UMC, He Jian terminate merger deal
Taiwan’s United Microelectronics Corp. (UMC) has terminated its acquisition agreement with Infoshine Technology Ltd., the holding company of Chinese foundry vendor He Jian Technology Suzhou Co. Ltd. SAN JOSE, Calif. – Taiwan’s United Microelectronics Corp. (UMC) has terminated its acquisition agreement with Infoshine Technology Ltd., the holding company of Chinese foundry vendor He Jian Technology Suzhou Co. Ltd.
This was seen as a blow for UMC, which counted on He Jian for access into the China market. Last year, foundry vendor UMC said it would pay $285 million to acquire the 85 percent of Chinese foundry He Jian that it did not already own. UMC already owned 15 percent of He Jian.
Then, UMC’s proposed acquisition of Chinese foundry He Jian was in jeopardy last year, because of Taiwan government regulations, according to a report issued by a trade group. A report by the U.S.-Taiwan Business Council on the Taiwan semiconductor market states that Taipei is standing in the way of the deal because investment regulations stipulate that there can be no more than three Taiwan chip fabs in China, and that all three are spoken for.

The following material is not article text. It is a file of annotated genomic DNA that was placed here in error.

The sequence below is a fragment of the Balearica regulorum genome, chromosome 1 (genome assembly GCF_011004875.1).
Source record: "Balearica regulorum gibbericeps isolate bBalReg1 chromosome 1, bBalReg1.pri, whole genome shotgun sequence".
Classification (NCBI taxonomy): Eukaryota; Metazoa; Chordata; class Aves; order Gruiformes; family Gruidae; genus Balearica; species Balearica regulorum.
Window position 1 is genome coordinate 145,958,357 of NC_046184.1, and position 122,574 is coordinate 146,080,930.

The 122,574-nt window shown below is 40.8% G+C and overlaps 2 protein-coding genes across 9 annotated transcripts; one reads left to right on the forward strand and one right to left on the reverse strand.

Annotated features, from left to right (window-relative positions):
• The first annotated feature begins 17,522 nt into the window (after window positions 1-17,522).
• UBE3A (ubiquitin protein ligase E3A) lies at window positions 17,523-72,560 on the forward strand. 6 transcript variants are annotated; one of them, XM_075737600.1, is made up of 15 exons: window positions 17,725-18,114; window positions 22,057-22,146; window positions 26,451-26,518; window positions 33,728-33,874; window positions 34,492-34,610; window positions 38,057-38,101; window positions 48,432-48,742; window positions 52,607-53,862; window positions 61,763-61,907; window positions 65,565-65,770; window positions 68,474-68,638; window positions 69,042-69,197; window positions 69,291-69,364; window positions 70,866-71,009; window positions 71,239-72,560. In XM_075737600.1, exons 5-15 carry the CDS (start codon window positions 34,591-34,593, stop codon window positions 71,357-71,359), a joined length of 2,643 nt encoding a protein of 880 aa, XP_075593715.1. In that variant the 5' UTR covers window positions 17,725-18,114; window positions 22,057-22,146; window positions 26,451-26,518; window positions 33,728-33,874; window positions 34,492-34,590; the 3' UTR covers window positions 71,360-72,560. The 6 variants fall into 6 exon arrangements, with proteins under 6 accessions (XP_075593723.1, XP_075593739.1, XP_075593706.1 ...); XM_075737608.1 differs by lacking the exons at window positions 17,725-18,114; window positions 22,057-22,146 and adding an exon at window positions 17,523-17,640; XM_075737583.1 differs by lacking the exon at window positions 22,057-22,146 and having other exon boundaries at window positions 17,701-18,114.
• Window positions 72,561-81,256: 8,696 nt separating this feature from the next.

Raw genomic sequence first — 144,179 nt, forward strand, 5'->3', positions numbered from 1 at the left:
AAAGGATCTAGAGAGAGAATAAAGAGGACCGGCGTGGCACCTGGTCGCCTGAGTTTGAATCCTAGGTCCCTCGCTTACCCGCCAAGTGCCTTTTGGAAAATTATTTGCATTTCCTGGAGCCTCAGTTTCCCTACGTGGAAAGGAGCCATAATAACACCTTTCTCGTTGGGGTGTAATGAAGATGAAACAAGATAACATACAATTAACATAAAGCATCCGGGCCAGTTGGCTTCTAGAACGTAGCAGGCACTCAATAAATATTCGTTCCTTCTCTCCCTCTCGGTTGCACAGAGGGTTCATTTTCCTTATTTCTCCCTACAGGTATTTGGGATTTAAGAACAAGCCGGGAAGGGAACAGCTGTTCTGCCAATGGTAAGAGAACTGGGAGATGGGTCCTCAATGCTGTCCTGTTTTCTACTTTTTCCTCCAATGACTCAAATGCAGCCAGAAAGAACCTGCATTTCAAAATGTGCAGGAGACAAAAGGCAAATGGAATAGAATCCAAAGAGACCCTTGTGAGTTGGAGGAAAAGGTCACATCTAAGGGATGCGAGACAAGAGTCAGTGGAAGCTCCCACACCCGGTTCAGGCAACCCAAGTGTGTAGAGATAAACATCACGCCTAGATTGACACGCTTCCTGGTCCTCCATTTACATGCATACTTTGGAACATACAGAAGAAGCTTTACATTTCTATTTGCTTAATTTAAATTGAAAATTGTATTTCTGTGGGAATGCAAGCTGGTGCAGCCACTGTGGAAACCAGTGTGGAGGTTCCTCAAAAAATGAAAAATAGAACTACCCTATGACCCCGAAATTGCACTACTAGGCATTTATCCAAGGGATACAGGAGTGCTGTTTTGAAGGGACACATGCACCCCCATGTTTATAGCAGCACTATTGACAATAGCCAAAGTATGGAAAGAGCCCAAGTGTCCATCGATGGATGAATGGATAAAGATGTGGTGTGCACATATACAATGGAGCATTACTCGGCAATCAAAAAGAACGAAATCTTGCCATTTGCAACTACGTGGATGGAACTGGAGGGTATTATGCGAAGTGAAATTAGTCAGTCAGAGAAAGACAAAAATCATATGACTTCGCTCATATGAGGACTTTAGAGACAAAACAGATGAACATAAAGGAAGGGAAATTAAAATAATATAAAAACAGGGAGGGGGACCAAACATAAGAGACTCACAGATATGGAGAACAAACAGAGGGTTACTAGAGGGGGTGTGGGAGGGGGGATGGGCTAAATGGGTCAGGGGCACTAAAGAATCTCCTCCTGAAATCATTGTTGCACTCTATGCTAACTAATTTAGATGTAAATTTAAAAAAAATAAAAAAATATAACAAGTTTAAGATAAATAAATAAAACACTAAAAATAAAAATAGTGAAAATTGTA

The original merger consideration involved a combination of common shares, ADR and cash as options for payment to He Jian’s shareholders. ”However, an investment regulation governing foreign holdings of Taiwanese securities, coupled with other restrictions from the amended operating rules of the Taiwan Stock Exchange Corporation for issuing new shares to merge foreign unlisted companies, precluded the issuance of common shares or ADR as payment options,” according to UMC.
”Meanwhile, He Jian’s shareholders had not decided whether to accept a cash-only merger. As such, based on considerations of timing and changes in the industry environment, the board resolved today to terminate the merger agreement,” according to UMC.
Going forward, UMC said it will continue seeking possible alternatives with He Jian shareholders, including a full or partial acquisition of He Jian in cash upon revaluation.
At a low-key event in Taiwan earlier this year, silicon foundry vendor UMC celebrated its accomplishments during its 30th anniversary. But will 2010 be UMC’s last party? Despite the current upturn and renewed growth at UMC, many wonder if the foundry vendor will survive in the long run, as the company has fallen behind the technology curve.
At one time, the company sat comfortably as the world’s second largest foundry vendor, behind neighbor Taiwan Semiconductor Manufacturing Co. Ltd. (TSMC). Now, it faces competition from a trio of strong players, including TSMC, GlobalFoundries and Samsung Electronics Co. Ltd.
Going forward, UMC has two choices. The company could continue to go it alone-without a big R&D partner. Or, UMC could get acquired.
Some believe that GlobalFoundries or its big investor–Abu Dhabi’s Advanced Technology Investment Co. (ATIC)–may take a stake in UMC in return for fab capacity. In fact, there was once a rumor that ATIC would buy UMC.
Others believe that TSMC may buy UMC. There have been talks over the years about such a deal taking place.